It is important, of course, to understand exactly what DLLs and OCXs you rely on. This took some trial and error. For example we didn't realize where the regular expressions library we used was coming from. 99.9% of users had it in the right place, since it has been a part of every Windows install since 1998, but the rare user had actually gone to the trouble of deleting VBScript on their machine and that's where it was.

Joel Spolsky
Wednesday, December 17, 2003

Oddly we haven't had a big problem with this for a while.
For VB apps it's relatively trival to sort what OCXs you need (open up the VBP in notepad) and then provide a OCX checker as Joel describes.
The worst offenders for downgrading OCXs and other DLLs where Office 95 & 97 which tended to just shove on the version they wanted.
It's also worth testing on Win95 so you can find out what you're missing. Various odds and sods often rely on stuff which is installed with IE.
On Win2K and WinXP machines the issues with the MS V6 programming tools are

Peter Ibbotson
Wednesday, December 17, 2003

Actually, it's not _that_ trivial :-)

Between OCXs which themselves have dependencies (I rely on VB's PDW to check this), OCX which exist in different versions depending on the version of Windows (the unfamous COMCTL, but later versions seem to have solved this issue), and those that have the same CLSID even though they really are different versions... what a pain :-)

Hopefully, my copy of Appleman's door-stop on writing ActiveX controls in VB6 will be in my mailbox soon enough. Thx everyone for the useful tips.

Frederic Faure
Wednesday, December 17, 2003

http://www.dependencywalker.com/

coresi
Wednesday, December 17, 2003

Looks like Desaware's VersionStamper provides a component that can take care of checking an EXE's dependencies, check that they're available, and download them from the www if not:

http://www.desaware.com/VersionStamperL2.htm

Thx again

Frederic Faure
Wednesday, December 17, 2003

>>
I read a bunch of samples on Planet Source Code to check updates from  the Net, and took a look at Squealer (http://www.addisonsw.com) to determine dependencies since DependencyWalker (http://www.dependencywalker.com) looks interesting (but after reading the help file, it doesn't look like it's able to find all dependencies reliably, and it doesn't work with OCXs, only EXEs so...
<<

Um, did you read the first sentence on the Dependency Walker page -- "Dependency Walker is a free utility that scans any 32-bit or 64-bit Windows module (exe, dll, ocx, sys, etc.) ..."?  I've been using Dependency Walker for years and it's perfect for this sort of thing.  It will most certainly detect OCXs.  There are two ways to use it -- one lists static dependencies and the other runs like a debugger to detect 'dynamic dependencies (such as OCXs).  Every once in a while I'll meet a Windows developer who doesn't know about Dependency Walker and it shocks me because it's such an important tool.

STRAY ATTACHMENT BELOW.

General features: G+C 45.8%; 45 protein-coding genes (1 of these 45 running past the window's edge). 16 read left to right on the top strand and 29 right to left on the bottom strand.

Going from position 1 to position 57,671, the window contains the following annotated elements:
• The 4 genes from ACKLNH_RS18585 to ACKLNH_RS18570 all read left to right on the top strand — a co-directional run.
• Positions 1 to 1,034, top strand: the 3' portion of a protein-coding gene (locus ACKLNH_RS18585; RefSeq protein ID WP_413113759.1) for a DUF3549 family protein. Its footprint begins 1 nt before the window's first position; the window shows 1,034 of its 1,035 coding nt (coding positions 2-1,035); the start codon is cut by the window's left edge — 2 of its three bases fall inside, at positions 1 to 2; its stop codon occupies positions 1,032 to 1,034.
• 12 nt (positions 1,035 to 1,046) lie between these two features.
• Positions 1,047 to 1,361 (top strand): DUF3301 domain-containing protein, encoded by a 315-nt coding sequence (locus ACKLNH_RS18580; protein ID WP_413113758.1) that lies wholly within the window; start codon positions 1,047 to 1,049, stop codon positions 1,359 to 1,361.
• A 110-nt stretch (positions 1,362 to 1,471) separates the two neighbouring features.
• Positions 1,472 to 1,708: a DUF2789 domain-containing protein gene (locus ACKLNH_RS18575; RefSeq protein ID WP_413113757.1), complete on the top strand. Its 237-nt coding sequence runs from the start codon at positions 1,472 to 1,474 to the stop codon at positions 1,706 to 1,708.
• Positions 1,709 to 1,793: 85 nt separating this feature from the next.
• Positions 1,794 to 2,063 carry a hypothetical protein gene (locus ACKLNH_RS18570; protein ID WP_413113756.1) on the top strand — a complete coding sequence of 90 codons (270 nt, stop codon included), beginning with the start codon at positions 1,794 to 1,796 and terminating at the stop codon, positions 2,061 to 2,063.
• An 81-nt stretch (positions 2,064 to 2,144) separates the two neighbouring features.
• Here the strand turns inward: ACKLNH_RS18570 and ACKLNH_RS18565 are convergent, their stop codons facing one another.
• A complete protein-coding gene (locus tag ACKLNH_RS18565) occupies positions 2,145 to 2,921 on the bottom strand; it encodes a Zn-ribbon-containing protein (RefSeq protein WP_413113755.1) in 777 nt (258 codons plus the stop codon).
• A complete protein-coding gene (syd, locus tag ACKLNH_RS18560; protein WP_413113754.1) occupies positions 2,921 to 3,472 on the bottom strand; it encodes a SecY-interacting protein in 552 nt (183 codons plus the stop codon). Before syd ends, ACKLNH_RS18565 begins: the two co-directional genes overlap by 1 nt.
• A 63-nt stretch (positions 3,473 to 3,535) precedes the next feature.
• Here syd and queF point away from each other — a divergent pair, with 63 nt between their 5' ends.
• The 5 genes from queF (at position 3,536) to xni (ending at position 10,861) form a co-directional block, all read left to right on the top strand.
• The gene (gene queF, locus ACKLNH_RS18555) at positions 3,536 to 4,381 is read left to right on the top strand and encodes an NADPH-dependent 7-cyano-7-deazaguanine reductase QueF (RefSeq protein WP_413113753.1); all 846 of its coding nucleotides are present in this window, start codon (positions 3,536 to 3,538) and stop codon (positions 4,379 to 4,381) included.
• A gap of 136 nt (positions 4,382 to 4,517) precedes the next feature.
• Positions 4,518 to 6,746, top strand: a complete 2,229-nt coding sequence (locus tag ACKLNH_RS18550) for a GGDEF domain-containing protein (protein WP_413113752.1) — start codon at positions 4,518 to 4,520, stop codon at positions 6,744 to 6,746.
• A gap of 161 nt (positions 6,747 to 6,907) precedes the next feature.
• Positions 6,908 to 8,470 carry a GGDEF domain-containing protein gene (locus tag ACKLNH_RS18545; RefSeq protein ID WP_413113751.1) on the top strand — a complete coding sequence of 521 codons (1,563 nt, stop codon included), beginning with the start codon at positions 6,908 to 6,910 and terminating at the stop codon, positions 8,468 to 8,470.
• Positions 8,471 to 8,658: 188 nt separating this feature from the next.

So to summarize:
http://www.dependencywalker.com
Download it, learn how to use it.

SomeBody
Wednesday, December 17, 2003

Yes, as explained way above, DW is nice... but I'm looking for a similar tool that I can embed in an EXE, so that it checks its dependencies in Main(), and download those missing or which have been replaced since the last time.

Frederic Faure
Wednesday, December 17, 2003

Frederic, I've got some people working on a similar problem at present.

They have only just ordered these tools, so I can't yet comment on their effectiveness, but the following look like candidates for you to consider:

Squealer
www.addisonsw.com

AppVerifier (Application Verifier)
www.microsoft.com

HeWhoMustBeConfused
Wednesday, December 17, 2003

http://peach.ease.lsoft.com/scripts/wa.exe?S1=visbas-l&X=-


Wednesday, December 17, 2003

HeWhoMustBeConfused >>

Thx about the links :-) I know about Squealer, but, like DependencyWalker, it doesn't come in the form of a DLL that could be called from Main() to dynamically check an EXE's dependencies, and resolve them. I'll go check MS' AppVerifier.

According to DependencyWalker's help file, checking dependencies seems pretty complicated... I assumed all it took is analyzing the app's source code or EXE, along with its binary dependencies, but obviously, it's more intricate :-)

Thx again

Frederic Faure
Thursday, December 18, 2003